The other day, I was attending another SEED workshop. This time, the focus was on disability and social class (we'd already delved deep into race, gender and sexuality), and I was super-keen, as always, to get into the discussion. I felt I had plenty to say on this particular subject, and plenty I hoped to learn … Continue reading We need to stop apologising.
I have a bruise on the ring finger of my right hand. And it's all my fault. Or is it? The morning rush after a terrible night's sleep. My daughter has a cold. She was up for much of the night coughing. And I was up with her – feeding her medicine, wiping her nose, … Continue reading Fallout
[To all my #actuallyautistic readers: please bear with me. Some – perhaps a lot – of what you read in the following post may seem a little uncomfortable. But try and stick with it, and hopefully you'll see where I'm going with it. Love and compassion to everyone, as always.] Dear Autism Parent I just … Continue reading Dear Autism Parent
A while back, I wrote a rather lengthy post about social interaction, empathy, and so on, and how (in my opinion), every little bit of behaviour we see in front of us comes down to how someone processes information. I’m still banging on about this, because I still get repeatedly fed up with people – … Continue reading On ‘symptoms’
As I wrote in another post a while back, sometimes it hits me. And this morning it really, really hit me. And I did something I've never done before. Since my official diagnosis, exactly two months ago today, I've been – as usual – in numerous situations at work where I've been required to 'network'. … Continue reading A line has been crossed.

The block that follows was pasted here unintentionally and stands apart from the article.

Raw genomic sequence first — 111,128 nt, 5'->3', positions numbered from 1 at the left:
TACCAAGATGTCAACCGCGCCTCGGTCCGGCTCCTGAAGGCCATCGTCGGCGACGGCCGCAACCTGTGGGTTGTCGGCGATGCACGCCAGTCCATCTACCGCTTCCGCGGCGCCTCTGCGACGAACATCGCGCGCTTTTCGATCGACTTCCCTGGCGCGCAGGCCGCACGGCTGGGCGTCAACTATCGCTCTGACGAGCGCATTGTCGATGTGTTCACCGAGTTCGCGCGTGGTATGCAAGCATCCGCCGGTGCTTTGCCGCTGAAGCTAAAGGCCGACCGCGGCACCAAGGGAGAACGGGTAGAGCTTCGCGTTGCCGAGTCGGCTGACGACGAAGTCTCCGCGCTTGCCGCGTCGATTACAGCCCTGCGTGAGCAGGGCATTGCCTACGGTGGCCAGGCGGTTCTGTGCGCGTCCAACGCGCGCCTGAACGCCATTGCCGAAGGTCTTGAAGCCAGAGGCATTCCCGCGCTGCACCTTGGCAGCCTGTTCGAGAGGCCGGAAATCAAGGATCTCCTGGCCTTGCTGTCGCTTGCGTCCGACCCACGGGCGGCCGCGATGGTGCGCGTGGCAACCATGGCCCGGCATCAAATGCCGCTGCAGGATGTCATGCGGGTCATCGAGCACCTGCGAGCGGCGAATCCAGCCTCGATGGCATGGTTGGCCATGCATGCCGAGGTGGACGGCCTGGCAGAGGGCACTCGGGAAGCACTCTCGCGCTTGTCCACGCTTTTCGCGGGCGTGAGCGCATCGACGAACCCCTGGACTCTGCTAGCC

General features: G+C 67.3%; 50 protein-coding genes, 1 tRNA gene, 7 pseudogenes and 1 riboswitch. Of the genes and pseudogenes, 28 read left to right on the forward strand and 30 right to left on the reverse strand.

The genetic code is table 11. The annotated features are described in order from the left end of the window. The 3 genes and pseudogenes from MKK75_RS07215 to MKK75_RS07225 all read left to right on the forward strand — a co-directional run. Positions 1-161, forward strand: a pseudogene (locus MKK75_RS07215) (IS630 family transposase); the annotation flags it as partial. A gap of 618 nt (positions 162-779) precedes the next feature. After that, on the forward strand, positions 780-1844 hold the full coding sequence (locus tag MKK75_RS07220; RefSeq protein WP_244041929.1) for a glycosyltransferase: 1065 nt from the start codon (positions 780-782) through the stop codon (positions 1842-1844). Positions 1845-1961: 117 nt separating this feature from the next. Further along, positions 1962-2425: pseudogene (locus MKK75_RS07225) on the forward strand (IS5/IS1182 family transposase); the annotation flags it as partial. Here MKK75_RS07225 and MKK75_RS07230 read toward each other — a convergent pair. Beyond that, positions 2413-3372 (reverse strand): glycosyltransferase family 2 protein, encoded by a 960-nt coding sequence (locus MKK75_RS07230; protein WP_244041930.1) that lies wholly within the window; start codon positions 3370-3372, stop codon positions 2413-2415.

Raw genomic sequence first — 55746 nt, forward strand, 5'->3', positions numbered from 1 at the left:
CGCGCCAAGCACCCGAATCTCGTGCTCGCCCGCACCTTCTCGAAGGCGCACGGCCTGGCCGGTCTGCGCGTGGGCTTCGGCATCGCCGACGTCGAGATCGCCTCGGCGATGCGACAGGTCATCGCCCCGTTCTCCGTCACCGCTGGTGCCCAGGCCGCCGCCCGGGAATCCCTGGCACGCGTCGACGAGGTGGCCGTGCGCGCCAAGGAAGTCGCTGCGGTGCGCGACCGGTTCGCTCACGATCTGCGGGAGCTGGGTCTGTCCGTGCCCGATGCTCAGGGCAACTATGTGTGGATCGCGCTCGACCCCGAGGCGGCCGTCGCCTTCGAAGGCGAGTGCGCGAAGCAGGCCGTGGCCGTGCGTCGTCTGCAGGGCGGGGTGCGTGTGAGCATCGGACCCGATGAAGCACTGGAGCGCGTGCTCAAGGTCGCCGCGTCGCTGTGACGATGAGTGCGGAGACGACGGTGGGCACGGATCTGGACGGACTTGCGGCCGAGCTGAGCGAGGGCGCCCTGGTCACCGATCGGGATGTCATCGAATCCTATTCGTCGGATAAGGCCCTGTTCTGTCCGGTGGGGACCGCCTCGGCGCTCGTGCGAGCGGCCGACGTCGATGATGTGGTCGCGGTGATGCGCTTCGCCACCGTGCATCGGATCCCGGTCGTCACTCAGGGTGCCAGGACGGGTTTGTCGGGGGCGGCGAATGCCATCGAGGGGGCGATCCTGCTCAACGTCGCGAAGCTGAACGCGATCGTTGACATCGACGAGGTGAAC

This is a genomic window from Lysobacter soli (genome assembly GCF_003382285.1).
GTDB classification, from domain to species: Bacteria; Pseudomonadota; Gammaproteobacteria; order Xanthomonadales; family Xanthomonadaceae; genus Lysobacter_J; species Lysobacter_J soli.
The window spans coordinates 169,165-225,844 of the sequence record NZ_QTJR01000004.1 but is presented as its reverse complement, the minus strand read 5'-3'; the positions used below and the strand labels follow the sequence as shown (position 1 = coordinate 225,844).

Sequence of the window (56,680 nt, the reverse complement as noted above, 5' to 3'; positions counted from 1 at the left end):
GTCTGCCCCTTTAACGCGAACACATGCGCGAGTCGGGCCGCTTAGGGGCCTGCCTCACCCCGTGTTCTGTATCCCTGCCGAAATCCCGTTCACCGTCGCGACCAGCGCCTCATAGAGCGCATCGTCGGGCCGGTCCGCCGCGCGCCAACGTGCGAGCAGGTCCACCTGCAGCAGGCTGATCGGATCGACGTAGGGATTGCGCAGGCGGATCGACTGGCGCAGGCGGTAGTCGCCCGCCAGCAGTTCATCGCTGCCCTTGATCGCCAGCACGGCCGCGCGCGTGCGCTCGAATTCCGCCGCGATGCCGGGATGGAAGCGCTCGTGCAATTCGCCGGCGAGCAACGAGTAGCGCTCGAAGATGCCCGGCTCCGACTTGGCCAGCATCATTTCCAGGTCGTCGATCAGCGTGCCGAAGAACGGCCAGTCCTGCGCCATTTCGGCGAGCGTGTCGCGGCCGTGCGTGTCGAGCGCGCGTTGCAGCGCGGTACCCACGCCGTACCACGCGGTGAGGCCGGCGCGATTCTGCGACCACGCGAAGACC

I am drawn to the colour green. It's an additional nutrient my body needs to stay alive. I grew up in a village, surrounded by trees, fields, winding country paths, and gently rolling hills. My childhood was in many ways far from idyllic – as an undiagnosed autistic girl it was hardly ever going to … Continue reading Mesmerising nature
I've been a little short on spoons over the past few weeks. Once the working day is over, and my children have got as much out of me as they need, my brain hasn't had sufficient processing power for me to blog, and I've struggled, even, with many everyday tasks. I'm all used up. I now feel … Continue reading The importance of self-care
[Edit: at the time when I wrote this post, I mistakenly thought of myself as an extrovert. I was incorrect in this assessment of myself – as I explain here. This is a big, long, journey of self-discovery, readers! However, in all other respects, the words I present below are as true as they ever … Continue reading Information, social communication, and empathy – let’s look at a little closer…
[Edit: since writing this post, I have come to the realisation that I was wrong in my assessment of myself as an "extrovert", having misunderstood the definitions. However, I leave this post here as is – I'm still going through the process of learning about who I am, post-formal diagnosis, and this was me back … Continue reading The Atypical Introvert?
I meant to share this wonderful post a little earlier than this – have only just got round to it! So much of this resonates with me. Carrying my little boy helps me feel calm and safe too.
Babywearing is a fantastic tool for parenting an autistic child. It allows us to meet the world where it is without fear for safety in crowds or over stimulation. Both are still a factor, but wearing E makes them easier to manage. This is all really great, and I’ve touched upon it before in the post titled Sensory Overload.
Jade, A, and E on the train at Busch Gardens
But how does babywearing affect me as an autistic adult? It’s actually helped me in a few ways as a parent and as an individual. As a parent, it makes going out seem possible. Outings are overwhelming and exhausting. I typically limit myself to one errand a day as more than that has me burnt out for days after. When I need to take the kids with me to do these errands, even thinking about the day’s tasks feels like…
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